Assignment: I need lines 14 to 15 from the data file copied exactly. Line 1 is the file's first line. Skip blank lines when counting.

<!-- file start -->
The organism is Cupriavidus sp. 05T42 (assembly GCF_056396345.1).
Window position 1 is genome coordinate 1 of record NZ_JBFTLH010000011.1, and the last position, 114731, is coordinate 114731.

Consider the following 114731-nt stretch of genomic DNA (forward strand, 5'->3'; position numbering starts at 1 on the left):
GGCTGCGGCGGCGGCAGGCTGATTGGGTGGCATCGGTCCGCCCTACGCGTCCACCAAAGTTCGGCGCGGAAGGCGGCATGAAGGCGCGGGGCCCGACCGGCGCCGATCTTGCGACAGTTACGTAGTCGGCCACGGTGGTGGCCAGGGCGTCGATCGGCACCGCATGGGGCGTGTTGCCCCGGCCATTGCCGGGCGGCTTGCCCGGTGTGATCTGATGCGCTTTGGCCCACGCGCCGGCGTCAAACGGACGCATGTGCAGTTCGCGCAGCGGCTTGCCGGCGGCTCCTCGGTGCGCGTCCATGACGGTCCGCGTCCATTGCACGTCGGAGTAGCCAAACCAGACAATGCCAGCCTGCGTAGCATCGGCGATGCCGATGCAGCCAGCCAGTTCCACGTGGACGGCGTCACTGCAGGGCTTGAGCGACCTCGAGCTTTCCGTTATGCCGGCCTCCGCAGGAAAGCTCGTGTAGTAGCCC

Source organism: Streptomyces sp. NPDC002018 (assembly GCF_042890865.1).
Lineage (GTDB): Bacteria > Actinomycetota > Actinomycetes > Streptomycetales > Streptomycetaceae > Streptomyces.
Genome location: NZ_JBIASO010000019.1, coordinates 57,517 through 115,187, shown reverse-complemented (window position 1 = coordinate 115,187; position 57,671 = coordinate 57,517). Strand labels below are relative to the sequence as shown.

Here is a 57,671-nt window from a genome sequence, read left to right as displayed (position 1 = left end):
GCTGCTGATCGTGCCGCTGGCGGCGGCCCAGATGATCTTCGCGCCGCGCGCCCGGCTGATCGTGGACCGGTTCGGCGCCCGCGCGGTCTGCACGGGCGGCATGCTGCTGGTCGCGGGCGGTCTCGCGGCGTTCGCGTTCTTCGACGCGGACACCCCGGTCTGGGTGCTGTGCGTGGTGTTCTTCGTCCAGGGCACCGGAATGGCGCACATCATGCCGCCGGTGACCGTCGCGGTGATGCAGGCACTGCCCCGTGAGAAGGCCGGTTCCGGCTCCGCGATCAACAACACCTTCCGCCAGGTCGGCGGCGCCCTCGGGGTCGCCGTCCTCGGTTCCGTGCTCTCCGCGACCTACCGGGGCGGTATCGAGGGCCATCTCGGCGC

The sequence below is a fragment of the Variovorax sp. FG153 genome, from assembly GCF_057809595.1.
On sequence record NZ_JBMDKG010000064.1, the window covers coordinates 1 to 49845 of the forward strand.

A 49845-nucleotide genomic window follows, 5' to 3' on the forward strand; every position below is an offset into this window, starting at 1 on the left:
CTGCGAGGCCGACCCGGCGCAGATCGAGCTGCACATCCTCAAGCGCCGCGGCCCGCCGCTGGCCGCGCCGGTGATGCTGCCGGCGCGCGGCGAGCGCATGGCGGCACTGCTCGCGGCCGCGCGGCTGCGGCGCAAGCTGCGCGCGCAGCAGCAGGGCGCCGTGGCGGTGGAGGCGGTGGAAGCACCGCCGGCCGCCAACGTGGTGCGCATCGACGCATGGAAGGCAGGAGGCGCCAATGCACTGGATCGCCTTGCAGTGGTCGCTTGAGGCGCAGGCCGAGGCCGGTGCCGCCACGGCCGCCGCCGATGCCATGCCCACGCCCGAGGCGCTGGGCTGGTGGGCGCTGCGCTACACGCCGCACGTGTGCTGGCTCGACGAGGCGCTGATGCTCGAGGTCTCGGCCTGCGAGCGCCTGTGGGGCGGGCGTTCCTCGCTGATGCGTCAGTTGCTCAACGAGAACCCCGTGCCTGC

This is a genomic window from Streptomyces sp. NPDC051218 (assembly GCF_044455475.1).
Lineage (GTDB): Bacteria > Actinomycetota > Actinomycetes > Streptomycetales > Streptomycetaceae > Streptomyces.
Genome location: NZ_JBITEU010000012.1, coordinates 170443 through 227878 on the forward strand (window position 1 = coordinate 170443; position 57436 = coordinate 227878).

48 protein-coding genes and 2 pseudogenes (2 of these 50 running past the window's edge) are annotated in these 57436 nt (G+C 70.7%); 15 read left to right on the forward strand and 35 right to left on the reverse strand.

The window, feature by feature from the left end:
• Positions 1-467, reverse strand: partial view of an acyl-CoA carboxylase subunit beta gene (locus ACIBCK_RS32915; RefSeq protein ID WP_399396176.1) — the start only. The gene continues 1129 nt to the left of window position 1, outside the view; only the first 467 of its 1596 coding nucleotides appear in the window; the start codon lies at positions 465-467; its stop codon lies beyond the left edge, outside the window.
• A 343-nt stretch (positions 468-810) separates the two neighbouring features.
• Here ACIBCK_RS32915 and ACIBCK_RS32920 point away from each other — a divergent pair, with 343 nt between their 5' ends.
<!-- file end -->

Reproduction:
This is a genomic window from Streptomyces sp. NPDC051218 (assembly GCF_044455475.1).
Lineage (GTDB): Bacteria > Actinomycetota > Actinomycetes > Streptomycetales > Streptomycetaceae > Streptomyces.